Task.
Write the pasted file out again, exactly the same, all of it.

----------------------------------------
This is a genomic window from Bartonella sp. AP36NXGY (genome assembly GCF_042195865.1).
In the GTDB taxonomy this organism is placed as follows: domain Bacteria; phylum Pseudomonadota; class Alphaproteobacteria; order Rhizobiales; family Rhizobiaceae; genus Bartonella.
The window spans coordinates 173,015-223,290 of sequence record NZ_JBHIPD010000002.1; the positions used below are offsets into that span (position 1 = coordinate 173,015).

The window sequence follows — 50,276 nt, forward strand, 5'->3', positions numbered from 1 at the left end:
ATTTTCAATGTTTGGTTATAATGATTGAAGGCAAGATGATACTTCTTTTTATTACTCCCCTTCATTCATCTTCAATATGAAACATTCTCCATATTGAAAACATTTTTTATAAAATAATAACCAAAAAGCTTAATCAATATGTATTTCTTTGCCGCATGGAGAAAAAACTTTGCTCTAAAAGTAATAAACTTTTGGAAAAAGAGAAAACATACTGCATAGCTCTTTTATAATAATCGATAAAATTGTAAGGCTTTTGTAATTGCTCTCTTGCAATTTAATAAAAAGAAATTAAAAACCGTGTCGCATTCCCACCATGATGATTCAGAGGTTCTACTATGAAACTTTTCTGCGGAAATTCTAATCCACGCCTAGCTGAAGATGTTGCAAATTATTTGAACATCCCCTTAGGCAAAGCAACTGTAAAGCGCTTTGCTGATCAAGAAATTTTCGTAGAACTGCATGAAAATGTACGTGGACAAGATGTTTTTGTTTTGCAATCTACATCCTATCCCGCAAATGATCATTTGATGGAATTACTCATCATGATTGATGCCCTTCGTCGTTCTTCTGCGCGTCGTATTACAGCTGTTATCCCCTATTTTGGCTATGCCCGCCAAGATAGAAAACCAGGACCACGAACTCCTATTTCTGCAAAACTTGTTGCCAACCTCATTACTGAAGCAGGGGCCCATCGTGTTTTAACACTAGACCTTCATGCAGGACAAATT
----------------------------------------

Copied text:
This is a genomic window from Bartonella sp. AP36NXGY (genome assembly GCF_042195865.1).
In the GTDB taxonomy this organism is placed as follows: domain Bacteria; phylum Pseudomonadota; class Alphaproteobacteria; order Rhizobiales; family Rhizobiaceae; genus Bartonella.
The window spans coordinates 173,015-223,290 of sequence record NZ_JBHIPD010000002.1; the positions used below are offsets into that span (position 1 = coordinate 173,015).

The window sequence follows — 50,276 nt, forward strand, 5'->3', positions numbered from 1 at the left end:
ATTTTCAATGTTTGGTTATAATGATTGAAGGCAAGATGATACTTCTTTTTATTACTCCCCTTCATTCATCTTCAATATGAAACATTCTCCATATTGAAAACATTTTTTATAAAATAATAACCAAAAAGCTTAATCAATATGTATTTCTTTGCCGCATGGAGAAAAAACTTTGCTCTAAAAGTAATAAACTTTTGGAAAAAGAGAAAACATACTGCATAGCTCTTTTATAATAATCGATAAAATTGTAAGGCTTTTGTAATTGCTCTCTTGCAATTTAATAAAAAGAAATTAAAAACCGTGTCGCATTCCCACCATGATGATTCAGAGGTTCTACTATGAAACTTTTCTGCGGAAATTCTAATCCACGCCTAGCTGAAGATGTTGCAAATTATTTGAACATCCCCTTAGGCAAAGCAACTGTAAAGCGCTTTGCTGATCAAGAAATTTTCGTAGAACTGCATGAAAATGTACGTGGACAAGATGTTTTTGTTTTGCAATCTACATCCTATCCCGCAAATGATCATTTGATGGAATTACTCATCATGATTGATGCCCTTCGTCGTTCTTCTGCGCGTCGTATTACAGCTGTTATCCCCTATTTTGGCTATGCCCGCCAAGATAGAAAACCAGGACCACGAACTCCTATTTCTGCAAAACTTGTTGCCAACCTCATTACTGAAGCAGGGGCCCATCGTGTTTTAACACTAGACCTTCATGCAGGACAAATT